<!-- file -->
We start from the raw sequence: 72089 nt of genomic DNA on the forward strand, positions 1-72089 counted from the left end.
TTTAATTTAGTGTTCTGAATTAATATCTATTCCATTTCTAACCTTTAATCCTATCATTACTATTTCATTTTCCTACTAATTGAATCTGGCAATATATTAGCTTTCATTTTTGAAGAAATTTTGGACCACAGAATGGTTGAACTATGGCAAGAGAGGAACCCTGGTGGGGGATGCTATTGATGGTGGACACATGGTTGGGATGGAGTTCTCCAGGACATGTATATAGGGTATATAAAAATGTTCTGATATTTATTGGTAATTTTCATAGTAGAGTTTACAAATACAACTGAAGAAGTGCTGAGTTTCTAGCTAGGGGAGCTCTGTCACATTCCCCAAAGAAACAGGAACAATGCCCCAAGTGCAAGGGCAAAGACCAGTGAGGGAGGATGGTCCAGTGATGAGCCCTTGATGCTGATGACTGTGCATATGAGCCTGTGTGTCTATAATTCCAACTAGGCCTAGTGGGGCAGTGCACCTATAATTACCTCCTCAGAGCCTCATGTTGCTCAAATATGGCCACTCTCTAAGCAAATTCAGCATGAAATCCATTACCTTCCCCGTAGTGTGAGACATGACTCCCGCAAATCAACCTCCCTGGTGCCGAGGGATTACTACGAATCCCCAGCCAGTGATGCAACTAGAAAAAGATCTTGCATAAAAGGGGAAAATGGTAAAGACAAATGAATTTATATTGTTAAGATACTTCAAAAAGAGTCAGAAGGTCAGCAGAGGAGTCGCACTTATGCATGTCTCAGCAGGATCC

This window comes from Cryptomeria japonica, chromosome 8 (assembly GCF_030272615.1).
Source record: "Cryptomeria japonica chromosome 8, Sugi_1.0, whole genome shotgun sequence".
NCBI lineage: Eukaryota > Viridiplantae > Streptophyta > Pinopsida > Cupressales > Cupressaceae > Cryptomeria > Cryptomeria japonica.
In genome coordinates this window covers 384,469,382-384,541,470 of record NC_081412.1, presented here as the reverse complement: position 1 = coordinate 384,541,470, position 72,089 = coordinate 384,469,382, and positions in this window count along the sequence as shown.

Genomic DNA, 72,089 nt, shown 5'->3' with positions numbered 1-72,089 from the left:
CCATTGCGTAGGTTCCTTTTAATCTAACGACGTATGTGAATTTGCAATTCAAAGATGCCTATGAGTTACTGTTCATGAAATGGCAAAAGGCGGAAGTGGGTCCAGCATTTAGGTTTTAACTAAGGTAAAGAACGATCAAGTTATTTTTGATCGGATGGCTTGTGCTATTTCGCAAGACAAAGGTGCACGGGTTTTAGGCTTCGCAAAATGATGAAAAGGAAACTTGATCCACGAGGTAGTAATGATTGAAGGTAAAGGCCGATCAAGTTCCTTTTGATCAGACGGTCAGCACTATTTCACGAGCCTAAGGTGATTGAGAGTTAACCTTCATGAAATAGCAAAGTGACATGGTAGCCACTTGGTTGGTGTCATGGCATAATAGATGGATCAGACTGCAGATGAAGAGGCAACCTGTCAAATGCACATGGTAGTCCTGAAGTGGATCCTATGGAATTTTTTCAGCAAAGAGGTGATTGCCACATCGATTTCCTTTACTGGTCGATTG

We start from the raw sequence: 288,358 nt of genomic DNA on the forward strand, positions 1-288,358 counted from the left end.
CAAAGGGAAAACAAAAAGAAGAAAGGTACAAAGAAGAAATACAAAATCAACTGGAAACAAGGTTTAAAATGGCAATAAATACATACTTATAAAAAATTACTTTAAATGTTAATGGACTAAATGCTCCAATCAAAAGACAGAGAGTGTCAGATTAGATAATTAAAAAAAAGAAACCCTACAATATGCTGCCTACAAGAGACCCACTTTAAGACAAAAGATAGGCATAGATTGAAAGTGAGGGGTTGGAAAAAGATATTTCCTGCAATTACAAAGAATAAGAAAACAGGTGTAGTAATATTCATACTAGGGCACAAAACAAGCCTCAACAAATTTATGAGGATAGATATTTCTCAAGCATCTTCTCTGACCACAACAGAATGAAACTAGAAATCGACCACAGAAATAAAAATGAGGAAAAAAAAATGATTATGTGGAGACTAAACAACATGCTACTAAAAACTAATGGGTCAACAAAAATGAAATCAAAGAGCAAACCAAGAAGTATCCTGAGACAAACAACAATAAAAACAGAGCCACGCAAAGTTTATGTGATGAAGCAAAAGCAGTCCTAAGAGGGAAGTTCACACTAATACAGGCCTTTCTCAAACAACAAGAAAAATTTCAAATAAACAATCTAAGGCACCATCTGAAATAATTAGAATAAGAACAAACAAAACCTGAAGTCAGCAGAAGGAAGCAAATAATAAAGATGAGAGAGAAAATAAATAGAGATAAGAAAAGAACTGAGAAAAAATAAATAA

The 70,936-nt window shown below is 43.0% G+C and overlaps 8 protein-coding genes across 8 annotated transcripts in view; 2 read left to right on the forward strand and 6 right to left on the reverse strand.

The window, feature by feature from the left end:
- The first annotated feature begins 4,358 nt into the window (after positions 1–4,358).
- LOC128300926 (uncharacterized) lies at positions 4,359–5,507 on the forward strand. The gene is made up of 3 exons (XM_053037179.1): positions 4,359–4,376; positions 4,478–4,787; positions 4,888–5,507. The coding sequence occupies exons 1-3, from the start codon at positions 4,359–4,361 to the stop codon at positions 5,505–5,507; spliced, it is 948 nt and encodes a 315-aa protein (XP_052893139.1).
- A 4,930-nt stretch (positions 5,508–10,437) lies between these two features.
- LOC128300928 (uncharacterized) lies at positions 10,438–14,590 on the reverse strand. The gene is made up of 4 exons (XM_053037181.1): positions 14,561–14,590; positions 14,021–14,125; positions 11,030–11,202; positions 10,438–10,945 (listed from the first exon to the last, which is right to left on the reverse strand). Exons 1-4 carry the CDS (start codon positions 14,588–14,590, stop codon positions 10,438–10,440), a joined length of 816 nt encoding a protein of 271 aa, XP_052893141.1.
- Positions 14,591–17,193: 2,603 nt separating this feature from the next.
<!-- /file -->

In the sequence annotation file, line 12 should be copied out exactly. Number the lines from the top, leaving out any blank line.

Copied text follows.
The window, feature by feature from the left end: